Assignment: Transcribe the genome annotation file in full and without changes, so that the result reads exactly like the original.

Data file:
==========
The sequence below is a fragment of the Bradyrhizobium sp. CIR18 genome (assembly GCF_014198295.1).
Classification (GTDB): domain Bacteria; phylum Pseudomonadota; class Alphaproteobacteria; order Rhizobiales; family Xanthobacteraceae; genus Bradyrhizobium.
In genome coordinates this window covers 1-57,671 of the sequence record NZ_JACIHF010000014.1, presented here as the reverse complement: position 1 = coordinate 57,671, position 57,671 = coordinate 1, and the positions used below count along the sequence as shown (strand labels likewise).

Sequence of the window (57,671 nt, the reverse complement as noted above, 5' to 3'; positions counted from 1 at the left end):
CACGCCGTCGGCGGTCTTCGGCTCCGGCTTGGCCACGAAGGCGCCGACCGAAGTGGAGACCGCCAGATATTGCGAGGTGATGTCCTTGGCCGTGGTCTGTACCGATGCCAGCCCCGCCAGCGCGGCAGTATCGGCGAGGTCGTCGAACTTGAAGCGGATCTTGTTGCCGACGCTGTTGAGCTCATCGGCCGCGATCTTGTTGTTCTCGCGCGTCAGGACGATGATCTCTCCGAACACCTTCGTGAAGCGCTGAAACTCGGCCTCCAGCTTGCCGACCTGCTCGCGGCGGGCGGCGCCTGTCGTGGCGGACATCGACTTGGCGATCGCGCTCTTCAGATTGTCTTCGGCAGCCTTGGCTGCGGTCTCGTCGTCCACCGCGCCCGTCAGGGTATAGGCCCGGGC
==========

The sequence below is a fragment of the Bradyrhizobium sp. CIR18 genome (assembly GCF_014198295.1).
Classification (GTDB): domain Bacteria; phylum Pseudomonadota; class Alphaproteobacteria; order Rhizobiales; family Xanthobacteraceae; genus Bradyrhizobium.
In genome coordinates this window covers 1-57,671 of the sequence record NZ_JACIHF010000014.1, presented here as the reverse complement: position 1 = coordinate 57,671, position 57,671 = coordinate 1, and the positions used below count along the sequence as shown (strand labels likewise).

Sequence of the window (57,671 nt, the reverse complement as noted above, 5' to 3'; positions counted from 1 at the left end):
CACGCCGTCGGCGGTCTTCGGCTCCGGCTTGGCCACGAAGGCGCCGACCGAAGTGGAGACCGCCAGATATTGCGAGGTGATGTCCTTGGCCGTGGTCTGTACCGATGCCAGCCCCGCCAGCGCGGCAGTATCGGCGAGGTCGTCGAACTTGAAGCGGATCTTGTTGCCGACGCTGTTGAGCTCATCGGCCGCGATCTTGTTGTTCTCGCGCGTCAGGACGATGATCTCTCCGAACACCTTCGTGAAGCGCTGAAACTCGGCCTCCAGCTTGCCGACCTGCTCGCGGCGGGCGGCGCCTGTCGTGGCGGACATCGACTTGGCGATCGCGCTCTTCAGATTGTCTTCGGCAGCCTTGGCTGCGGTCTCGTCGTCCACCGCGCCCGTCAGGGTATAGGCCCGGGC